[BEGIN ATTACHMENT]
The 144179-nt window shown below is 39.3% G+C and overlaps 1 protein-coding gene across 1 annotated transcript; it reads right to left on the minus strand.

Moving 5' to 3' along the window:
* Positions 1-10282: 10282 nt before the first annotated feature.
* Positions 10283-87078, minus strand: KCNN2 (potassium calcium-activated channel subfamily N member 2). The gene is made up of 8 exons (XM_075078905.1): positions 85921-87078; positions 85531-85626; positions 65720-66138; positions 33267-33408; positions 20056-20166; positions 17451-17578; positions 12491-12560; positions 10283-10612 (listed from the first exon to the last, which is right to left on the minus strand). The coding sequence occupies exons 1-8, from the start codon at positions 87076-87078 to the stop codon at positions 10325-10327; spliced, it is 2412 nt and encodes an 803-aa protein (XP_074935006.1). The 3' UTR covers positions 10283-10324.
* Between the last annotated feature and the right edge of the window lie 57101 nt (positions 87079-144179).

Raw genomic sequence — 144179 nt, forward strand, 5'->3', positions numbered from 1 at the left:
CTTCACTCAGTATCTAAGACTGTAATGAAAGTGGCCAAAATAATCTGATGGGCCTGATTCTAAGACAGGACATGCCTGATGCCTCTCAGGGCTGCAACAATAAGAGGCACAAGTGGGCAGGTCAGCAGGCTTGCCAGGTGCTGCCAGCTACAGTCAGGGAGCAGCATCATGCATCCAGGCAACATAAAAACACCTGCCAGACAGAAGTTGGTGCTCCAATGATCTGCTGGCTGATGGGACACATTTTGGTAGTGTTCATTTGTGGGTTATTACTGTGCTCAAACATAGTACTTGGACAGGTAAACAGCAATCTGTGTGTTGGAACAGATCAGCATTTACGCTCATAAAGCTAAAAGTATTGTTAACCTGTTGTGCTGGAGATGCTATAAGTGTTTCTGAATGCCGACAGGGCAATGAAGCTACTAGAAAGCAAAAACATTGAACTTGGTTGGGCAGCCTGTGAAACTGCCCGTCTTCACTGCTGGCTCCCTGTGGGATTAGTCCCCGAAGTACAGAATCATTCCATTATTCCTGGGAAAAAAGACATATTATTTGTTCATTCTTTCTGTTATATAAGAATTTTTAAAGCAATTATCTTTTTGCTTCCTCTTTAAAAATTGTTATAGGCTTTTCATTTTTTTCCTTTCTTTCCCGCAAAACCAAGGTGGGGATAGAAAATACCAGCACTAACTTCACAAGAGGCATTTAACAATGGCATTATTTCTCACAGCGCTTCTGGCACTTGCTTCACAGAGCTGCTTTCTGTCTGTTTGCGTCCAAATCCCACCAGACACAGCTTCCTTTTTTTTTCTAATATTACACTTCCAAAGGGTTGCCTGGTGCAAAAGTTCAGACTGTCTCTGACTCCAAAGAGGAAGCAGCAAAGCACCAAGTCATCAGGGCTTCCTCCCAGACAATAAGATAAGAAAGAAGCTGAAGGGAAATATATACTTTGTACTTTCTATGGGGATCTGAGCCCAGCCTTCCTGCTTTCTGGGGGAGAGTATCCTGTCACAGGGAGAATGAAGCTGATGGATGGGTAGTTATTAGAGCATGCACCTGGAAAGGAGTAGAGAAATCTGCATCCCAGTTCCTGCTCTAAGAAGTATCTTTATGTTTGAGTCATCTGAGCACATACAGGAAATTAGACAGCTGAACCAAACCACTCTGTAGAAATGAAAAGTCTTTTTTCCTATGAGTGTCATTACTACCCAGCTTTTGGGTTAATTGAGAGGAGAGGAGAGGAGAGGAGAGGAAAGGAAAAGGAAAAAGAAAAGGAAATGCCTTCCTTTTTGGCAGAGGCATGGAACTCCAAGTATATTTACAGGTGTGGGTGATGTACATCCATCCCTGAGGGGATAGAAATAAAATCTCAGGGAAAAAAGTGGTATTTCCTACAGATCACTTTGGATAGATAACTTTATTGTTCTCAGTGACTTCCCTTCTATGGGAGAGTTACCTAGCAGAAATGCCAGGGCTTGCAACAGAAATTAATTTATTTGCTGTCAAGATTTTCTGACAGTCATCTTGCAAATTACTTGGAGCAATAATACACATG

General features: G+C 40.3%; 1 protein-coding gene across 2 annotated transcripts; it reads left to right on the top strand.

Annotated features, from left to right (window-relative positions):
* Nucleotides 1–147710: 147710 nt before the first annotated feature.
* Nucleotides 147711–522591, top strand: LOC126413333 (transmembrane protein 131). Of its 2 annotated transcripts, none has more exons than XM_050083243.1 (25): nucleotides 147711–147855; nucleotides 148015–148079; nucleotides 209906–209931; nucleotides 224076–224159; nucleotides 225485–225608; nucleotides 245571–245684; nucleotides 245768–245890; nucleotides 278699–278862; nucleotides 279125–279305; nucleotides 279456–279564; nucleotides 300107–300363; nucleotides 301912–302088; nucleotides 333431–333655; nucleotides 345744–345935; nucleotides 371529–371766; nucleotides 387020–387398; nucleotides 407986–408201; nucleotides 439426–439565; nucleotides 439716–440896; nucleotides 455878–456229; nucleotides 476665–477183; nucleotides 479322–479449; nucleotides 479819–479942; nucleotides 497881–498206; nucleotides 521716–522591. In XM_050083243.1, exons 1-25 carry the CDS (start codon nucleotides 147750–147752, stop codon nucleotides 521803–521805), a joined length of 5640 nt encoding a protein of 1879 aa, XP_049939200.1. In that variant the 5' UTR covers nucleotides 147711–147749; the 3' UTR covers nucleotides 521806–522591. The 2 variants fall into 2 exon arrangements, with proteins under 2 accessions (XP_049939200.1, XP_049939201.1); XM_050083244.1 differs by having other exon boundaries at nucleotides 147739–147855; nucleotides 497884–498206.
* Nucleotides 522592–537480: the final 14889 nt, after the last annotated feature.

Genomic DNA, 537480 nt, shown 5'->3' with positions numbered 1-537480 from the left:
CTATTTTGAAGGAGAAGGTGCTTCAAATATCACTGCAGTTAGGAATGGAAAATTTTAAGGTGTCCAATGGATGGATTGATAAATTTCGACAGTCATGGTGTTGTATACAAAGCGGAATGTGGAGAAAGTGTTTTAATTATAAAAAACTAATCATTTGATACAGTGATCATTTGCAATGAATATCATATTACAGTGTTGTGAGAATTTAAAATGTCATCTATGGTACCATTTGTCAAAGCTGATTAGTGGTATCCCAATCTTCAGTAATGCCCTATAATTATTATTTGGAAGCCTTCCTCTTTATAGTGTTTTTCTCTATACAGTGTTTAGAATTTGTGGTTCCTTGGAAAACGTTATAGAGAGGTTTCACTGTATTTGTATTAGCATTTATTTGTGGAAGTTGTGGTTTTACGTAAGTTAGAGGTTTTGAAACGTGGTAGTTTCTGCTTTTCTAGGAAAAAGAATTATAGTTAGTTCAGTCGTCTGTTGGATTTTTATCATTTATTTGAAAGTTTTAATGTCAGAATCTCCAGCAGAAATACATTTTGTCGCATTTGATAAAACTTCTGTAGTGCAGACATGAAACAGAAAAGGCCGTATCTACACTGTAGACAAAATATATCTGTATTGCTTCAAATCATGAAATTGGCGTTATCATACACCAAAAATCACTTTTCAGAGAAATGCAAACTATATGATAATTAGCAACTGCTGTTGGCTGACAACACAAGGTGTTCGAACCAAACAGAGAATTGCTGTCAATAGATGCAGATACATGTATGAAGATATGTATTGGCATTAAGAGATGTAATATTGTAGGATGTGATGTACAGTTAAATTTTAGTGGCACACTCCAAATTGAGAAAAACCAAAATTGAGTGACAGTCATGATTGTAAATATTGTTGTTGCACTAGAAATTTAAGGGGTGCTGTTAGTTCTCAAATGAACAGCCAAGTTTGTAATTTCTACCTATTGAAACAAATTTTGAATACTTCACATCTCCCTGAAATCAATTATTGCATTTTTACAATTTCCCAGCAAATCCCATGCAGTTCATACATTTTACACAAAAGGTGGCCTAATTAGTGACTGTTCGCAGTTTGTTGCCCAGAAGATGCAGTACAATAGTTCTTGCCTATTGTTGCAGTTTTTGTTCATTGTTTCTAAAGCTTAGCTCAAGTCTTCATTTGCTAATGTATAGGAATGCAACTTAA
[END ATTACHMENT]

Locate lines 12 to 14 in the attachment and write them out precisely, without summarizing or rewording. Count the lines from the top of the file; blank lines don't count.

* Nucleotides 522592–537480: the final 14889 nt, after the last annotated feature.

Genomic DNA, 537480 nt, shown 5'->3' with positions numbered 1-537480 from the left:
CTATTTTGAAGGAGAAGGTGCTTCAAATATCACTGCAGTTAGGAATGGAAAATTTTAAGGTGTCCAATGGATGGATTGATAAATTTCGACAGTCATGGTGTTGTATACAAAGCGGAATGTGGAGAAAGTGTTTTAATTATAAAAAACTAATCATTTGATACAGTGATCATTTGCAATGAATATCATATTACAGTGTTGTGAGAATTTAAAATGTCATCTATGGTACCATTTGTCAAAGCTGATTAGTGGTATCCCAATCTTCAGTAATGCCCTATAATTATTATTTGGAAGCCTTCCTCTTTATAGTGTTTTTCTCTATACAGTGTTTAGAATTTGTGGTTCCTTGGAAAACGTTATAGAGAGGTTTCACTGTATTTGTATTAGCATTTATTTGTGGAAGTTGTGGTTTTACGTAAGTTAGAGGTTTTGAAACGTGGTAGTTTCTGCTTTTCTAGGAAAAAGAATTATAGTTAGTTCAGTCGTCTGTTGGATTTTTATCATTTATTTGAAAGTTTTAATGTCAGAATCTCCAGCAGAAATACATTTTGTCGCATTTGATAAAACTTCTGTAGTGCAGACATGAAACAGAAAAGGCCGTATCTACACTGTAGACAAAATATATCTGTATTGCTTCAAATCATGAAATTGGCGTTATCATACACCAAAAATCACTTTTCAGAGAAATGCAAACTATATGATAATTAGCAACTGCTGTTGGCTGACAACACAAGGTGTTCGAACCAAACAGAGAATTGCTGTCAATAGATGCAGATACATGTATGAAGATATGTATTGGCATTAAGAGATGTAATATTGTAGGATGTGATGTACAGTTAAATTTTAGTGGCACACTCCAAATTGAGAAAAACCAAAATTGAGTGACAGTCATGATTGTAAATATTGTTGTTGCACTAGAAATTTAAGGGGTGCTGTTAGTTCTCAAATGAACAGCCAAGTTTGTAATTTCTACCTATTGAAACAAATTTTGAATACTTCACATCTCCCTGAAATCAATTATTGCATTTTTACAATTTCCCAGCAAATCCCATGCAGTTCATACATTTTACACAAAAGGTGGCCTAATTAGTGACTGTTCGCAGTTTGTTGCCCAGAAGATGCAGTACAATAGTTCTTGCCTATTGTTGCAGTTTTTGTTCATTGTTTCTAAAGCTTAGCTCAAGTCTTCATTTGCTAATGTATAGGAATGCAACTTAA